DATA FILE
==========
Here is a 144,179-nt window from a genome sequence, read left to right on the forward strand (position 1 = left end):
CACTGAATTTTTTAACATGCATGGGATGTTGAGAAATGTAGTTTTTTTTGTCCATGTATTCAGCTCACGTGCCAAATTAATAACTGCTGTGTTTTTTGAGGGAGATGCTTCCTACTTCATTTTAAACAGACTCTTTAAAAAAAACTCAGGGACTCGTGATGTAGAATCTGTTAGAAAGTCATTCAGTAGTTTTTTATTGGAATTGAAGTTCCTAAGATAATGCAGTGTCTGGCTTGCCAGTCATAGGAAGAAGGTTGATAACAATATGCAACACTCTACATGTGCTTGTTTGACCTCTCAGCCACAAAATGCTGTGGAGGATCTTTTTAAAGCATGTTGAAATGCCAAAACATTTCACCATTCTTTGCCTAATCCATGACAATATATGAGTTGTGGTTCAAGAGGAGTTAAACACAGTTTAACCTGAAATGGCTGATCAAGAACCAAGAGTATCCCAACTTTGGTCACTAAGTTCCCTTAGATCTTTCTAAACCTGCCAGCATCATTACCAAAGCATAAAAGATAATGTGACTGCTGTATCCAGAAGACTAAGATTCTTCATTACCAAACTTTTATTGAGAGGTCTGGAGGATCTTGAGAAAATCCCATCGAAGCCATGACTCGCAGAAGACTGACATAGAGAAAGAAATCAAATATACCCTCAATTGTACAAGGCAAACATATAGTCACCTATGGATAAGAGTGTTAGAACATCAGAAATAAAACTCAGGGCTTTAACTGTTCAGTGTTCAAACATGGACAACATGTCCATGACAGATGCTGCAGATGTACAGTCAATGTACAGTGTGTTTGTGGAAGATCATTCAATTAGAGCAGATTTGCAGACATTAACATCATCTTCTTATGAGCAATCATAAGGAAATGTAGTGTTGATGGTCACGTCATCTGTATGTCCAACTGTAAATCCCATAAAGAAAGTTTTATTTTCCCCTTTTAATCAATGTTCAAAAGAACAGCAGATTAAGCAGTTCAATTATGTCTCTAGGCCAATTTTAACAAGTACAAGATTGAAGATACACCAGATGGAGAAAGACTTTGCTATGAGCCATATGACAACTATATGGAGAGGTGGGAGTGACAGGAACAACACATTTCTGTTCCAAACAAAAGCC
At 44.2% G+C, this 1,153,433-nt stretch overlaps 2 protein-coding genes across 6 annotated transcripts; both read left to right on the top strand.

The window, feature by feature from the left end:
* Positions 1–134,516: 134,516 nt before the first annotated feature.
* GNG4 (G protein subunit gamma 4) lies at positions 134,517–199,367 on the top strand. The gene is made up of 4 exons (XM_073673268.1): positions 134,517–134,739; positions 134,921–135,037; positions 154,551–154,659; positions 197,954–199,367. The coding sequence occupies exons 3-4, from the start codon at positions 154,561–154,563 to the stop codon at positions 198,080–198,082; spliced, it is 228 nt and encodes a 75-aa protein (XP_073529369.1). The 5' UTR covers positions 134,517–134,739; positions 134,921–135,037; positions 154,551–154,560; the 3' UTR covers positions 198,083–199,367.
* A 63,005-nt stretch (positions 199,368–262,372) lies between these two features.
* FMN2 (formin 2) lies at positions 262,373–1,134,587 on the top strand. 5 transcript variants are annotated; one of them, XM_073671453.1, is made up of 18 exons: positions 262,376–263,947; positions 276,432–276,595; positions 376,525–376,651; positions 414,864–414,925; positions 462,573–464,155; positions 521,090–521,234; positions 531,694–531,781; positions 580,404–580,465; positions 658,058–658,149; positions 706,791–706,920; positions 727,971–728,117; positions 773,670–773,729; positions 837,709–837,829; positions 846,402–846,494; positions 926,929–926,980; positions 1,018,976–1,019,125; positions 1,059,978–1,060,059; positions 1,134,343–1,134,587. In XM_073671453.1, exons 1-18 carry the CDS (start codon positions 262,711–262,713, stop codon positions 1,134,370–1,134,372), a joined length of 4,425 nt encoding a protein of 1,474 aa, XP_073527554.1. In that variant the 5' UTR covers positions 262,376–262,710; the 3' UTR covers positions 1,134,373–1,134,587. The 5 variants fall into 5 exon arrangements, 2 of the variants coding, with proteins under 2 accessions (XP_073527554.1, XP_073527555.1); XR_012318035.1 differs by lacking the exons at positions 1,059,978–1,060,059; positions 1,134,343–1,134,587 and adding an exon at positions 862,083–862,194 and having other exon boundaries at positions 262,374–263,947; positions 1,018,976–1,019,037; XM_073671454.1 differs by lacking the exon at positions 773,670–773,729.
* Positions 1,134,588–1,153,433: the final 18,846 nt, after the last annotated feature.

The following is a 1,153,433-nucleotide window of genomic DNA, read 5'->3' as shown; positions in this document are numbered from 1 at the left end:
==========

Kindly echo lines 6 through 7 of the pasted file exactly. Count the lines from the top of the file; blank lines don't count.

* GNG4 (G protein subunit gamma 4) lies at positions 134,517–199,367 on the top strand. The gene is made up of 4 exons (XM_073673268.1): positions 134,517–134,739; positions 134,921–135,037; positions 154,551–154,659; positions 197,954–199,367. The coding sequence occupies exons 3-4, from the start codon at positions 154,561–154,563 to the stop codon at positions 198,080–198,082; spliced, it is 228 nt and encodes a 75-aa protein (XP_073529369.1). The 5' UTR covers positions 134,517–134,739; positions 134,921–135,037; positions 154,551–154,560; the 3' UTR covers positions 198,083–199,367.
* A 63,005-nt stretch (positions 199,368–262,372) lies between these two features.